Steven Anderson: Serial abuser of free speech

Pastor Steven Anderson. (Facebook photo)
Updated 09 July 2019

Steven Anderson: Serial abuser of free speech

  • The American pastor embodies a trend of preachers hiding behind religion to spew messages of bigotry
  • Anderson has lauded the 2016 Orlando massacre, publicly prayed for Obama's death and denied the Holocaust

DUBAI: Pastor Steven Anderson uses his pulpit as his hate platform and justifies his extremist views in the name of religion.

Banned from half a dozen countries across the globe, the US-born hate preacher has lauded the 2016 Orlando massacre, publicly prayed for the death of former US President Barack Obama and denied the Holocaust.

Anderson says he hates anyone who believes in the “sin” of any other religion than his own fundamentalist Christian beliefs.

According to experts, he is part of a growing trend of hate preachers hiding behind religion, using their places of worship as a sanctuary to spread their discriminatory and bigoted messages to the world, all under the smokescreen of “religious freedom.”

Such preachers of hate justify their actions by saying they are fighting the enemies of God, said Josh Lipowsky, a research analyst at the Counter Extremism Project.

“Calling Anderson a hate preacher is an appropriate term as he promotes an extreme version of religion,” Lipowsky told Arab News.

BIO

  • Nationality: American
  • Place of residence: Tempe, Arizona
  • Occupation: Pastor and founder of the Faithful Word Baptist Church, a fundamentalist Baptist church
  • Legal status Banned from Ireland, the Netherlands, Jamaica, South Africa, Botswana and the UK
  • Medium YouTube sermons, personal vlogs “sanderson1611” and “Faithful Word Baptist Church,” Facebook

“While he doesn’t specifically encourage violence, he praises it and justifies his ideology by using his religious beliefs to disprove others.”

Anderson promotes an image that “he’s on the side of God, therefore anyone who disagrees with him is an enemy of God,” Lipowsky said.

A father of 10, Anderson heads the infamous Faithful Word Baptist Church, a fundamentalist Independent Baptist church in Tempe, Arizona.

The church — which he describes as an “old-fashioned, independent, fundamental, King James Bible only, soul-winning Baptist church” — is currently listed as a hate group by the Southern Poverty Law Center (SPLC) because of Anderson’s radical stands.

Lipowsky said “dangerous is an appropriate term to describe the messages” that Anderson spreads, pointing to his comments in the aftermath of the massacre inside Pulse, a gay nightclub in Orlando, Florida.

Anderson claimed in one of his uploaded YouTube sermons that “these people all should’ve been killed anyway” given that “the Bible says that homosexuals should be put to death.”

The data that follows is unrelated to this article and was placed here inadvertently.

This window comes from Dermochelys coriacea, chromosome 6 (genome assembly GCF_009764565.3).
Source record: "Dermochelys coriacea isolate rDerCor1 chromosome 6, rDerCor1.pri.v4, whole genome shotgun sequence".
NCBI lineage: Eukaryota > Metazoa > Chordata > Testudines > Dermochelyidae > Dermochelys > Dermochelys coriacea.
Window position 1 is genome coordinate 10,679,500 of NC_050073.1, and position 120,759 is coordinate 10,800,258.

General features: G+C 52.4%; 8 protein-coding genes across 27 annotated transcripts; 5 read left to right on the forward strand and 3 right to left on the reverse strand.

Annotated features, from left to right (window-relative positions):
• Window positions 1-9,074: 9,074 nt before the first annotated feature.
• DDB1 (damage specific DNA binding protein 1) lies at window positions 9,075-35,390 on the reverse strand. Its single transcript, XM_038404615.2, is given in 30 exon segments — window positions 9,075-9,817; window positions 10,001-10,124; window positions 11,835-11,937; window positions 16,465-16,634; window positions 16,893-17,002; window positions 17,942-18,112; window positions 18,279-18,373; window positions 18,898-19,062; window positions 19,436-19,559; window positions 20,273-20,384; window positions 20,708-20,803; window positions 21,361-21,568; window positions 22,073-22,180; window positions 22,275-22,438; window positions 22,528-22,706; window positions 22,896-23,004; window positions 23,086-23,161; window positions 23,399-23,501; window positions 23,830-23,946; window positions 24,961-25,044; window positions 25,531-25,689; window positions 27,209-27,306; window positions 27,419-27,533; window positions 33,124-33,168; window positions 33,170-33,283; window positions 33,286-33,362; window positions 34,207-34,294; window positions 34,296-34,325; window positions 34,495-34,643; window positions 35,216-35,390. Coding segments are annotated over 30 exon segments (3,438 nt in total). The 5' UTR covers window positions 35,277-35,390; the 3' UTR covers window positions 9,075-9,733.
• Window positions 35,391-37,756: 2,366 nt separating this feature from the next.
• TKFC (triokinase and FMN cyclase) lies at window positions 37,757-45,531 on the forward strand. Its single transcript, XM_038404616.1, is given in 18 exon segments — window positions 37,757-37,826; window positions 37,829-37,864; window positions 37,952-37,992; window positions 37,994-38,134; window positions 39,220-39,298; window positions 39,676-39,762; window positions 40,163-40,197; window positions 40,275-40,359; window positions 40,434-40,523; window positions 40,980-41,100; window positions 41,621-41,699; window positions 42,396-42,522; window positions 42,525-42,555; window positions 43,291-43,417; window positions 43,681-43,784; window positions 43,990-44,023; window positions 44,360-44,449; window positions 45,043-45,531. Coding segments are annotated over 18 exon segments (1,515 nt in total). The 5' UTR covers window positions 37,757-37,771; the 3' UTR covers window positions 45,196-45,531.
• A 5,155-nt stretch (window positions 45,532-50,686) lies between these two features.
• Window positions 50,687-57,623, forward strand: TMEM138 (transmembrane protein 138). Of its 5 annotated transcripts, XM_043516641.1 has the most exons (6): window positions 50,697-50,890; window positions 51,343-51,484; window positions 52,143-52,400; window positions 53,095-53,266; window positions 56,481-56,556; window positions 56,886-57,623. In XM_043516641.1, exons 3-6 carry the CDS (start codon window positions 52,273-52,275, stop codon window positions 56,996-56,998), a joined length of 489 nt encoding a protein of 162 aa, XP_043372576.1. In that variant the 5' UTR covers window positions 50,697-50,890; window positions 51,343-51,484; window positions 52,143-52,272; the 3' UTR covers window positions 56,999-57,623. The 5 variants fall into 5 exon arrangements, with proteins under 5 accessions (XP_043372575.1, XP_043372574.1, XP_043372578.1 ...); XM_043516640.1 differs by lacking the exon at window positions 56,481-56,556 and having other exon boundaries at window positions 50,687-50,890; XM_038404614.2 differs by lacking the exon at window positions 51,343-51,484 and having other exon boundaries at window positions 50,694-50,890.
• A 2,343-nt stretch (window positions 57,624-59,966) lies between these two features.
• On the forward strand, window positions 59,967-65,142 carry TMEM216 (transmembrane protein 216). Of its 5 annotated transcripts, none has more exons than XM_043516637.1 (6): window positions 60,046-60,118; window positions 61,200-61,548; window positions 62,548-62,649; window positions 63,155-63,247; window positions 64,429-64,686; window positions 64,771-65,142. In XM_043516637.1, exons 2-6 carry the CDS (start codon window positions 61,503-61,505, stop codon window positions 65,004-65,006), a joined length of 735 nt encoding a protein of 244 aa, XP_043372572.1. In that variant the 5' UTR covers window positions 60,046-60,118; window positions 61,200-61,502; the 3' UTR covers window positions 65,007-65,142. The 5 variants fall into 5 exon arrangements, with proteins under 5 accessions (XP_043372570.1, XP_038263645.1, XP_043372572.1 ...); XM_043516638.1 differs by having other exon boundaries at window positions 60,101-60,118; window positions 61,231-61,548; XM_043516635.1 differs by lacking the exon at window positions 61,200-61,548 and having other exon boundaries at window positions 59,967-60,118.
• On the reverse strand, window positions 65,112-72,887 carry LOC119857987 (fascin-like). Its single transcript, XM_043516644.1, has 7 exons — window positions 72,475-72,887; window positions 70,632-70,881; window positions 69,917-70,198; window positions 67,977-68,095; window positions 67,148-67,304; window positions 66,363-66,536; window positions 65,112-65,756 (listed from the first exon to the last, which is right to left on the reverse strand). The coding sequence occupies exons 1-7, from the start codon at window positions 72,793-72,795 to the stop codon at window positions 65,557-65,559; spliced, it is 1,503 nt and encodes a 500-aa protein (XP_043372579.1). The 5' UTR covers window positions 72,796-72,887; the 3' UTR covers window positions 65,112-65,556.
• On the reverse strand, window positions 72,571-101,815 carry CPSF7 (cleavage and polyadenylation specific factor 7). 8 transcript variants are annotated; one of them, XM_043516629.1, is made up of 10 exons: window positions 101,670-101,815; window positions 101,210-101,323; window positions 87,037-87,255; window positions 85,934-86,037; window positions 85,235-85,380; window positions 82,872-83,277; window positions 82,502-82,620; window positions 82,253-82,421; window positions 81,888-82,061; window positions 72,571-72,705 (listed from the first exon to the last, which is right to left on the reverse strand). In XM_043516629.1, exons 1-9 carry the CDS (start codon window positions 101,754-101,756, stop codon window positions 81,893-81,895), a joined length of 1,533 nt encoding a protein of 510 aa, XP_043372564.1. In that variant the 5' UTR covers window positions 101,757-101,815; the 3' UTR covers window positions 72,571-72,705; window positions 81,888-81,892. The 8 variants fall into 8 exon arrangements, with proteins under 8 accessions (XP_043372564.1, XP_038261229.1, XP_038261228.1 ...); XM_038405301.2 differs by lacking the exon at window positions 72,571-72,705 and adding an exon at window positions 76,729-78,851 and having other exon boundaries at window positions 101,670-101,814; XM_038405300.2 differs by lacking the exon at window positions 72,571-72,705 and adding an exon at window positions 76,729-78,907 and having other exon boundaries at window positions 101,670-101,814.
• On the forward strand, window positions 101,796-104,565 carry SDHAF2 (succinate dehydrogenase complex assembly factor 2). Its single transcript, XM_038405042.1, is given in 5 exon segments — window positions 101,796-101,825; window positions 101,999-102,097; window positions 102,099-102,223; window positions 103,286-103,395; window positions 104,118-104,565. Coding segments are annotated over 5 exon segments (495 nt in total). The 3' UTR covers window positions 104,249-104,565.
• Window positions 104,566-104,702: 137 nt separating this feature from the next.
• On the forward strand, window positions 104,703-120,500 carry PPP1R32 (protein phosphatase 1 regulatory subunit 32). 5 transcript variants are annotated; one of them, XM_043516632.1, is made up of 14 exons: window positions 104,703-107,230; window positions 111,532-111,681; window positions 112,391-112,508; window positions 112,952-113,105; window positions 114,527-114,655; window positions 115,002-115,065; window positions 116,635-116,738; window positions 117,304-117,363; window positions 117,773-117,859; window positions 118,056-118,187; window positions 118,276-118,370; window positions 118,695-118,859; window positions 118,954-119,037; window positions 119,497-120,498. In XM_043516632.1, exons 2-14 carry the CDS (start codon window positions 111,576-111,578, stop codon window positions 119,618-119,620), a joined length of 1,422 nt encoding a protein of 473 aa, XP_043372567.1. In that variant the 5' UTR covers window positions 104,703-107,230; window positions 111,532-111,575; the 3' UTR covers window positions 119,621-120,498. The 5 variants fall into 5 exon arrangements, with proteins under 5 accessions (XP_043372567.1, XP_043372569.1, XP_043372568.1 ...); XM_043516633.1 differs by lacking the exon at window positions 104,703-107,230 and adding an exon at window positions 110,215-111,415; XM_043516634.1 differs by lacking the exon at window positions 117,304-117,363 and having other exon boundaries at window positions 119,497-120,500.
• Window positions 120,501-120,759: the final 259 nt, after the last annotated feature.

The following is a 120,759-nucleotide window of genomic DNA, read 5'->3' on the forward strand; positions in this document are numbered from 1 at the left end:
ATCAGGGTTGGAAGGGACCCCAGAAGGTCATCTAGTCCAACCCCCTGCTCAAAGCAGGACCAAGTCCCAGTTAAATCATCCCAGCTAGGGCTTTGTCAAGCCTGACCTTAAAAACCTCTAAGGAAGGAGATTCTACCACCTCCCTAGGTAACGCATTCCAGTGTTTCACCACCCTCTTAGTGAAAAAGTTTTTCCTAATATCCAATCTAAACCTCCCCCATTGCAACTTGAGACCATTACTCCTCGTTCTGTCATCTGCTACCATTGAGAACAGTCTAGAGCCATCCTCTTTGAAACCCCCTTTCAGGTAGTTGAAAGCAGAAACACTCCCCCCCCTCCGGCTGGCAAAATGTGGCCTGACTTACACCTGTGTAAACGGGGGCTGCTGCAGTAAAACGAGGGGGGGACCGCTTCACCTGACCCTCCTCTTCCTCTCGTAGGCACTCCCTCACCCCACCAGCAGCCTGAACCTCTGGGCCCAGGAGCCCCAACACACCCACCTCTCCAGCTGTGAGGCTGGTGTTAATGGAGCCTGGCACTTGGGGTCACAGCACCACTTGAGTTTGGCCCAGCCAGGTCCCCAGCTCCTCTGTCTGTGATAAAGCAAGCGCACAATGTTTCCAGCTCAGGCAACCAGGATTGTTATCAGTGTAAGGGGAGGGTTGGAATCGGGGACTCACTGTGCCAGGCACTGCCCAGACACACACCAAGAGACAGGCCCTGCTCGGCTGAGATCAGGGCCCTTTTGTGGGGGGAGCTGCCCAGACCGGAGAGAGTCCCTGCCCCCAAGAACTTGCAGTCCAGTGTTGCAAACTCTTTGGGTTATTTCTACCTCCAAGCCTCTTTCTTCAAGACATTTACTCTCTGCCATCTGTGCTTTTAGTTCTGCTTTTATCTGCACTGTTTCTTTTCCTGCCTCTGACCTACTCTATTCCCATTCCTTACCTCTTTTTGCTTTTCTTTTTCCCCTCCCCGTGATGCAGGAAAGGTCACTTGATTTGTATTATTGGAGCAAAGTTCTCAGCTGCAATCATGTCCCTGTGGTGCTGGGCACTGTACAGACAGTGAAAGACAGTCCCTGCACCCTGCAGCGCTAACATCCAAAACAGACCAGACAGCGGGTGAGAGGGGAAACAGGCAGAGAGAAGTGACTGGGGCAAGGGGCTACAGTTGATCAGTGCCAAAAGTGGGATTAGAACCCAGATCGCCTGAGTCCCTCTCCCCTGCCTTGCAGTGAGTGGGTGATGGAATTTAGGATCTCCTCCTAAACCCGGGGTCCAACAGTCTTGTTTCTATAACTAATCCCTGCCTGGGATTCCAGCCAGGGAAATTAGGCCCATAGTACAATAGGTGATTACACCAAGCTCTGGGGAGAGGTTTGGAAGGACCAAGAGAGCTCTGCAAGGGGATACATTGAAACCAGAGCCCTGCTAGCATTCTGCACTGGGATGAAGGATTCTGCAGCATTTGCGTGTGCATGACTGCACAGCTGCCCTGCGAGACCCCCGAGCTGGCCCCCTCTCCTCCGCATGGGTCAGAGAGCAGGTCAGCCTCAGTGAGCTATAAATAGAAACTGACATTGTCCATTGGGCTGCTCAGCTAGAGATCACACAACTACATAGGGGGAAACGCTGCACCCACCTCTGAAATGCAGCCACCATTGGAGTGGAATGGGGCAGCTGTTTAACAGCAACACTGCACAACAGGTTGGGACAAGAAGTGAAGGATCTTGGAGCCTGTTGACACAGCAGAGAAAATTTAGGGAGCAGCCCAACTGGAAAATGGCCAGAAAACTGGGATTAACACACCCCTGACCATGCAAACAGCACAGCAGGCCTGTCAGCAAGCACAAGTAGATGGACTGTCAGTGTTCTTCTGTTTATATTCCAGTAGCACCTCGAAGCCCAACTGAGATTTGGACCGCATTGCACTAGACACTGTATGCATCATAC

He claimed at the time that a “righteous government” should have tried the victims in court and had them executed according to “God’s perfect law.”

Lipowsky said: “You could have people listening to that and take that responsibility because this is the will of God — ‘if the government won’t take that action then I have to do it.’ That’s the danger of the consequences of these types of work.”

It is also an example of why it is often so difficult to directly penalize hate speech, said Lipowsky.

“Under US laws, you have to be very clear in showing that the speech specifically led to the act of violence,” he added.

“By saying he doesn’t condone the violence in Orlando per se, Anderson is covered, although we can see he’s preaching that hatred and someone who listened to that might feel this makes sense and we need to take this from words into action.”

“In Anderson’s YouTube videos, you can see a physical pulpit, but social media also allows him a digital pulpit that allows him to reach much further.”

Josh Lipowsky, research analyst at the Counter Extremism Project

Katharine Gelber, professor of politics and public policy at the University of Queensland, said Anderson hides behind religion to spread his messages of hate.  

“In some countries, those engaged in hate speech are trying to cite religious freedom as their defense,” she told Arab News.

“This is a clever tactic because they’re using the language of human rights to engage in an anti-human rights agenda. However, it shouldn’t be supported,” she said.

“The term ‘hate’ relates to hate speech, and should be used to identify people engaged in speech that’s discriminatory and harmful. Anderson certainly appears to fit this pattern,” Gelber added.

“Like any human right, free speech carries with it commensurate responsibilities. The right to free speech, and the right to religious freedom, aren’t absolute.”

Like many other hate preachers, Anderson goes online to spread religious discrimination and hatred.

He has a huge YouTube following, both on his personal vlog “sanderson1611,” which has more than 120,000 subscribers, and through his church’s dedicated vlog “Faithful Word Baptist Church,” which has more than 5,000 subscribers.

In one sermon, Anderson said “Hinduism is Satanic,” and those who follow the Roman Catholic faith are “confessing their sins to the priest who calls himself father and dresses like his mother in a dress.”

He has also said “I’m gonna pray that he (Obama) dies and goes to hell,” according to the SPLC.